By Bob Kingston
Why are there so few solo vocal recitals in Portland? It’s certainly not as if the Rose City is facing a shortage of outstanding singers, any one of whom could be enlisted to put on a compelling concert. Might it have something to do with the lack of institutional support for anyone not connected with a major performing organization? Is it the case that the return on investment for the musicians just isn’t enough to warrant the time and money needed to plan, advertise, and present what would in all likelihood be a one-off event? Or are we to believe that in an urban environment that supports opera, symphonic and chamber music, and a major piano series, there simply isn’t much of a market for this kind of repertoire? Whatever the reasons, it’s unfortunate, since the solo vocal recital can be one of the most rewarding kinds of musical experiences any music lover can have.
Luckily, a few enterprising musicians have decided to take things into their own hands. On Saturday afternoon (August 9), two musicians who are very active locally, alto Tuesday Rupp and tenor Stephen Marc Beaudoin showed that with hard work and the able assistance of some talented colleagues, it is possible to mount a highly engaging program of solo vocal music. Their concert at the Community Music Center of Portland, “Love: 4 Ways,” featured pieces by Brahms, two of Robert Schumann’s major song cycles, and selections by Kurt Weill; judging from the audience reaction afterwards, it was quite a success.
After starting with a trio of Brahms lieder, Rupp launched into the first Schumann work of the afternoon, Frauenliebe und –leben, written over a period of just two days in the summer of 1840. These eight pieces, with poems by Adalbert von Chamisso, trace, from a woman’s point of view, the joys and sorrows of love lived and love lost. We follow her as she sees her beloved for the very first time, through romance, wedded bliss, motherhood, and, finally, as she stands gazing at the body of her recently deceased husband. Rupp provided a nice amount of contrast between each number to suggest this trajectory, and she refrained from employing vocal mannerisms to express emotional extremes. She was most effective in those sections that focused on straightforward lyricism and depth of feeling. Nowhere was this more evident than in the fourth song of the cycle, “Du Ring an meinem Finger,” where her rich (but not heavy) middle and low registers and fine legato phrasing conveyed perfectly the sense of devotion outlined in the text. Pianist Janet Coleman was a very thoughtful and responsive partner throughout the performance, though there were times when, perhaps due to the hall’s live acoustics, the piano seemed a bit overpowering.
For Dichterliebe, also written in 1840, Schumann chose sixteen poems by the famed German romantic poet, Heinrich Heine, to tell the story of a young poet whose lover has betrayed him. With Heine, love is rarely, if ever, a partnership, nor is it ever a shared, fulfilling and mutually enriching experience; rather, he seems to suggest that love ultimately results in nothing more than isolation and alienation. It is the man who is endowed with a passionate heart, while the object of his desire and the cause of his ongoing grief and frustration is the distant, cruel, and unattainable beauty. Sarcasm and irony are part of Heine’s emotional toolkit, and this may have been one of the reasons Schumann—whose own criticism displays a marked preference for the witty and sardonic—was attracted repeatedly to his poetry.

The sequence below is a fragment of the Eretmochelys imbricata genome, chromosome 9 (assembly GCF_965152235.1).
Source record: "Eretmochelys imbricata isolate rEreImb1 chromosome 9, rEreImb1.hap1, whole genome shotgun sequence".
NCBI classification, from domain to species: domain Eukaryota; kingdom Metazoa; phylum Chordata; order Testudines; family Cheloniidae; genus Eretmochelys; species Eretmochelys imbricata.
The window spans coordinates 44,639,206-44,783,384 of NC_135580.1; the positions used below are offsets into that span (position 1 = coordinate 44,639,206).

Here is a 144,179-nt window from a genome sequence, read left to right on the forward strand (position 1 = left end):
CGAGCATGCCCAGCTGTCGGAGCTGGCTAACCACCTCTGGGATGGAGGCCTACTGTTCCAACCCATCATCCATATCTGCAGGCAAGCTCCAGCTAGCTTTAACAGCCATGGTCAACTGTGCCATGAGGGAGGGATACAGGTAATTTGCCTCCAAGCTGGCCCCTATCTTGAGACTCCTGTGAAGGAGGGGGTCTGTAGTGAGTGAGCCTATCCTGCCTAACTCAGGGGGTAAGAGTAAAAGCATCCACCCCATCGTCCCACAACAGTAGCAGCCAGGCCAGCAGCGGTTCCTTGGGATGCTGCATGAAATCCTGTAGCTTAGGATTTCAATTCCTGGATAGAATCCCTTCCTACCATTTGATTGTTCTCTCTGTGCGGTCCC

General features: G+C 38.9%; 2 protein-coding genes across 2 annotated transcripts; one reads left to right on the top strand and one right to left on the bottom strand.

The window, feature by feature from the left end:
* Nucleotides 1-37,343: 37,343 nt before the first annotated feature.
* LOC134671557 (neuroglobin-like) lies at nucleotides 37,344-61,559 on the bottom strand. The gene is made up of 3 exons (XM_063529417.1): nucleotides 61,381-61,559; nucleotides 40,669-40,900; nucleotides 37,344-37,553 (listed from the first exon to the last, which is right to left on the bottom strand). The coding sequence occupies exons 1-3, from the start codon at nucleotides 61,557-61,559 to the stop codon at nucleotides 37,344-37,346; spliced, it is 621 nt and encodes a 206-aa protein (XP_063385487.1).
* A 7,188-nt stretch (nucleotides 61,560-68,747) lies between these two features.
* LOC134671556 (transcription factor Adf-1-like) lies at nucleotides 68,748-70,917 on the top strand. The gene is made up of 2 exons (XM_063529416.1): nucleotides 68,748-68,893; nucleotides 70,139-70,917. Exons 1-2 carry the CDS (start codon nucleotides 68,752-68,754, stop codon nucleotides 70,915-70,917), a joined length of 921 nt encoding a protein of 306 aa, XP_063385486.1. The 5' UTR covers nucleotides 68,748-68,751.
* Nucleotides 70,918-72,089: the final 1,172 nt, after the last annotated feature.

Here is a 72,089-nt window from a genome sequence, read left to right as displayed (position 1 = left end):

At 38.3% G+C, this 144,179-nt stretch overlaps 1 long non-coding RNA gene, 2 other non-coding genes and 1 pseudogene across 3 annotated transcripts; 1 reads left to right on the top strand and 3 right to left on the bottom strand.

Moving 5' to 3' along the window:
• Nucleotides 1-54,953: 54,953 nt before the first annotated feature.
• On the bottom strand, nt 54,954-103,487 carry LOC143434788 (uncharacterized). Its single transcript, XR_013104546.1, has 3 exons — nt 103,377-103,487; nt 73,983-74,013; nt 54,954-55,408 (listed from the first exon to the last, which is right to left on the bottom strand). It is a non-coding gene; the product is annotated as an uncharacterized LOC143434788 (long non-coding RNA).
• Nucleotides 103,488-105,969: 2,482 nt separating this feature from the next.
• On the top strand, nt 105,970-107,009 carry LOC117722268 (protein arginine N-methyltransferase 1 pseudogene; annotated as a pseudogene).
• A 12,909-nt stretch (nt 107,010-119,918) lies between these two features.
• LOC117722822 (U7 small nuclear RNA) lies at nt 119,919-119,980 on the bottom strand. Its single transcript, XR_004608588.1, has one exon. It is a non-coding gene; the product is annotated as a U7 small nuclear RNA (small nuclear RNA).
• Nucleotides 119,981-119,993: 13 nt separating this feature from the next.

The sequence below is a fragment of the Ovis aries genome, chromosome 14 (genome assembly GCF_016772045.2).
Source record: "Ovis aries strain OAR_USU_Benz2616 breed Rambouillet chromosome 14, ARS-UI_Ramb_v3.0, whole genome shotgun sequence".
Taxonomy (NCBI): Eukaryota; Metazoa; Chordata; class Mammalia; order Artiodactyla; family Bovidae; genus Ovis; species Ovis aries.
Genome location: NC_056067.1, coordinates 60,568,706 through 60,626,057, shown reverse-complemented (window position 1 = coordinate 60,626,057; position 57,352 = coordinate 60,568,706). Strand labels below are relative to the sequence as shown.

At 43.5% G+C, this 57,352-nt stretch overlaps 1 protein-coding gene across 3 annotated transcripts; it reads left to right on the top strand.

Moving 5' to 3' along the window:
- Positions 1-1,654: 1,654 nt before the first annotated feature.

Right from the beginning, Beaudoin seemed to sense the themes of isolation and alienation in Heine’s texts and Schumann’s music, and he utilized subtle facial and body gestures to draw these out in performance. The poet here is an outsider, a highly sensitive soul who has no doubt spent many sleepless hours wandering the streets and pondering the inscrutability of love. (In a handwritten note on the piece handed out before the concert, Beaudoin mentioned that he decided not to shave for the recital, as he felt the protagonist hadn’t the “presence of mind to keep up with appearances.”) At the same time, we are also witnessing someone who on some level remains open to the power of love, and who will most likely undergo these sorts of ordeals again in order to experience it.
Beaudoin was not afraid to modulate his voice to create dramatic effect. Every so often, he pulled the sound back almost to the point of inaudibility, turning what were already private moments into striking internal monologues. He also demonstrated that he could move in the opposite direction vocally by delivering top notes with just the right amount of ring to them. His pianist, Adam Whiting, carefully brought out the lean, almost impressionistic melodic and harmonic sound world of Schumann’s accompaniments, further adding to the stark and barren atmosphere implicit in these pieces.
The last portion of the concert was given over to Kurt Weill. It was fun to watch Rupp and Beaudoin cut loose on the selections from Die Dreigroschenoper (The Threepenny Opera). Beaudoin injected just the right amount of pathos into his English-language rendition of “Salomonsong” (“Salomon’s Song,” though translated by Jeremy Sams as “Song of Socrates”), and the duet version of “My Ship” from Weill and Ira Gershwin’s 1941 Broadway show, Lady in the Dark, was a wonderful closer.
I enjoyed hearing Rupp, Beaudoin, and all of the musicians who participated on Saturday afternoon, in a program entirely of their own making, and I’m sure I’ll hear more from them in the future. Artists have long realized that drive and motivation are what get things done, and perhaps a concert like this is a worthwhile model to emulate. Portland has no shortage of first-rate singers, and it’s about time audiences had the chance to find that out for themselves.
Bob Kingston is a Portland-based musicologist who writes and lectures frequently about classical music.